Can Britain wriggle out of Brexit?

Leaving the EU is harder than anyone thought, but so is defying the will of the people

Tearing down the political temple

Britain will be poorer at home and diminished internationally. It marks a retreat from the world

Vote leave supporters listen as Boris Johnson addressed a crowd in Norwich today.
©Charlie Bibby

Brexit will change everything

Vote against the EU could turn out to be a vote against the United Kingdom

Ingram Pinn illustration

Perils of a populist paean to ignorance

Social media has muddied the line between prejudice and facts

©Ingram Pinn

The dubious lure of taking on the elite

The dirty little secret of EU membership is that it has been an economic success story

Ingram Pinn

The Outers’ ugly campaign to vilify Turks

Those in favour of leaving the EU judge that rational argument is best met with mendacity

Ingram Pinn illustration

Brexit would tear Britain apart

If England left, it would make sense for Scots to swap one union for another, writes Philip Stephens

Ingram Pinn Illustration

A Brexit myth of Brussels (mis)rule

Good or bad, imaginative or dull, the important decisions have been taken at home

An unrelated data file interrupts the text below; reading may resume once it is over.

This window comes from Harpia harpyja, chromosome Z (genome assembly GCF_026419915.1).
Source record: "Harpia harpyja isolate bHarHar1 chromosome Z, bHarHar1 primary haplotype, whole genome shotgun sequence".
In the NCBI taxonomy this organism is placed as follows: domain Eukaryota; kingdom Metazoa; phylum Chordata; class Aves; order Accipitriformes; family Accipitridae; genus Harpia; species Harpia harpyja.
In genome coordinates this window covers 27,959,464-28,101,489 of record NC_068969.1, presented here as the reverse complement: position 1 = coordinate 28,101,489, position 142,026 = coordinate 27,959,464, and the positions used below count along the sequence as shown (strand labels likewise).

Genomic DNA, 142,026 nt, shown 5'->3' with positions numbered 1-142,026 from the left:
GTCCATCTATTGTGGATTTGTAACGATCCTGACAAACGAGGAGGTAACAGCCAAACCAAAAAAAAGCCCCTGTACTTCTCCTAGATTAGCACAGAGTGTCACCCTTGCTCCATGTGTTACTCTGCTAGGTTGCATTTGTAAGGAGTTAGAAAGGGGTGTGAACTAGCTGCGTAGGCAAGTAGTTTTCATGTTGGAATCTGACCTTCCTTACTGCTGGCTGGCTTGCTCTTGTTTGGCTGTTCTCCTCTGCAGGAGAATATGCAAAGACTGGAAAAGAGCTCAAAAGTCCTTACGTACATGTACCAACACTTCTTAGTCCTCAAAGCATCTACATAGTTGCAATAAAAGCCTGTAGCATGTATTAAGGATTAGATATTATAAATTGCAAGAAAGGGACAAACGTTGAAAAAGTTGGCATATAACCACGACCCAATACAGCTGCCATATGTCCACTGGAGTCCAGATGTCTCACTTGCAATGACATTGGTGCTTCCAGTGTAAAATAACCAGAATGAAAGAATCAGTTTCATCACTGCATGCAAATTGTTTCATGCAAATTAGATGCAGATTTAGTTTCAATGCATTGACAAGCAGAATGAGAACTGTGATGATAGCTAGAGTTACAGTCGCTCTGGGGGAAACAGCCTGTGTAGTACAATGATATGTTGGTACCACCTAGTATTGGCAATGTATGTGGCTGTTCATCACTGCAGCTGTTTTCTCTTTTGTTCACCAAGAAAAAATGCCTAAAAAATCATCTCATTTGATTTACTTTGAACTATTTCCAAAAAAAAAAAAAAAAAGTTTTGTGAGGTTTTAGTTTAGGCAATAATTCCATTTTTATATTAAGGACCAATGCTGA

James Ferguson illustration - Brexit Madness

Brexiters have bet the bank on anger

The goal was always to harness the myriad grievances of voters to revolt against Brussels

Asia risks repeating Europe’s errors

The handling by China and the US of North Korea is an important test and opportunity

Trump would tear up the Pax Americana

He is proposing to dismantle the global architecture established by the US after the war

Millennials would bear the cost of Brexit

The paradox is that those most likely to be affected are the least likely to vote on June 23

Brexit may break Britain’s Tory party

The Leave campaign has opted for invective over rational argument

Why Brexit crowd wants to silence Obama

The notion that there is a choice to be made between the Channel and the Atlantic is flawed

US politics closes door on free trade

Without America, momentum will be lost. The danger will be of a slide into outright protectionism

Trump tears up the boundaries of politics

The Republican candidate has cast aside the idea that public service can serve a moral purpose

Fatalism taints the Obama doctrine

To observe that the US cannot solve every problem should not be to conclude it is powerless

Trump has friends across the Atlantic

Populists replace argument with blame, facts with prejudice

The Valley should step out of the cloud

As custodians of the digital future, they believe this higher calling should grant them immunity

Why Boris Johnson is wrong about Brexit

How does a sovereign country make itself more sovereign by declaring itself, well, sovereign?


Philip Stephens Philip Stephens is a commentator and author. He is associate editor of the Financial Times where as chief political commentator he writes twice-weekly columns on global and British affairs.

He joined the Financial Times in 1983 after working as a correspondent for Reuters in Brussels and has been the FT’s Economics Editor, Political Editor and Editor of the UK edition. He was educated at Wimbledon College and at Oxford university.

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